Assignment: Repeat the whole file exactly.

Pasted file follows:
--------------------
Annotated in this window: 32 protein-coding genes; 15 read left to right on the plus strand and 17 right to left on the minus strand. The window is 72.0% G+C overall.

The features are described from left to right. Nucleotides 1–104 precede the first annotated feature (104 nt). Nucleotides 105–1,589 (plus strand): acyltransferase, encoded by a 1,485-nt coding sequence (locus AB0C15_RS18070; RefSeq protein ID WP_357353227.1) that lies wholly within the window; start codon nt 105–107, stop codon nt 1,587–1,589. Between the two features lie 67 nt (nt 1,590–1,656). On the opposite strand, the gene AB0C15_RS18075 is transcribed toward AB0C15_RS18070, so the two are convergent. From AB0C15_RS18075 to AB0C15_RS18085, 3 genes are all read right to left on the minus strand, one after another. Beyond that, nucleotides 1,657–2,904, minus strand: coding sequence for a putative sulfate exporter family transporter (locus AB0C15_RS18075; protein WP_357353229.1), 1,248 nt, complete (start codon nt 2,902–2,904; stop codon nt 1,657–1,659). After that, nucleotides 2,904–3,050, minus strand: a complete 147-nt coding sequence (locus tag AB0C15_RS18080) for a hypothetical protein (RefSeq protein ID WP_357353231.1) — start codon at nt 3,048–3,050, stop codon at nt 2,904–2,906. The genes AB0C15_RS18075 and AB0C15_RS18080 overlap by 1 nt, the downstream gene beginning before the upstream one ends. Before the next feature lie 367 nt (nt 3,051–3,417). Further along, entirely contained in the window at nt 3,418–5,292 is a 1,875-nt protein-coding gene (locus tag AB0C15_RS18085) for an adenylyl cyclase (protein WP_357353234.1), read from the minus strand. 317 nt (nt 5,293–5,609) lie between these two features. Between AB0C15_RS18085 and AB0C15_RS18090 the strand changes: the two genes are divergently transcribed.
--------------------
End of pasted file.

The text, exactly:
Annotated in this window: 32 protein-coding genes; 15 read left to right on the plus strand and 17 right to left on the minus strand. The window is 72.0% G+C overall.

The features are described from left to right. Nucleotides 1–104 precede the first annotated feature (104 nt). Nucleotides 105–1,589 (plus strand): acyltransferase, encoded by a 1,485-nt coding sequence (locus AB0C15_RS18070; RefSeq protein ID WP_357353227.1) that lies wholly within the window; start codon nt 105–107, stop codon nt 1,587–1,589. Between the two features lie 67 nt (nt 1,590–1,656). On the opposite strand, the gene AB0C15_RS18075 is transcribed toward AB0C15_RS18070, so the two are convergent. From AB0C15_RS18075 to AB0C15_RS18085, 3 genes are all read right to left on the minus strand, one after another. Beyond that, nucleotides 1,657–2,904, minus strand: coding sequence for a putative sulfate exporter family transporter (locus AB0C15_RS18075; protein WP_357353229.1), 1,248 nt, complete (start codon nt 2,902–2,904; stop codon nt 1,657–1,659). After that, nucleotides 2,904–3,050, minus strand: a complete 147-nt coding sequence (locus tag AB0C15_RS18080) for a hypothetical protein (RefSeq protein ID WP_357353231.1) — start codon at nt 3,048–3,050, stop codon at nt 2,904–2,906. The genes AB0C15_RS18075 and AB0C15_RS18080 overlap by 1 nt, the downstream gene beginning before the upstream one ends. Before the next feature lie 367 nt (nt 3,051–3,417). Further along, entirely contained in the window at nt 3,418–5,292 is a 1,875-nt protein-coding gene (locus tag AB0C15_RS18085) for an adenylyl cyclase (protein WP_357353234.1), read from the minus strand. 317 nt (nt 5,293–5,609) lie between these two features. Between AB0C15_RS18085 and AB0C15_RS18090 the strand changes: the two genes are divergently transcribed.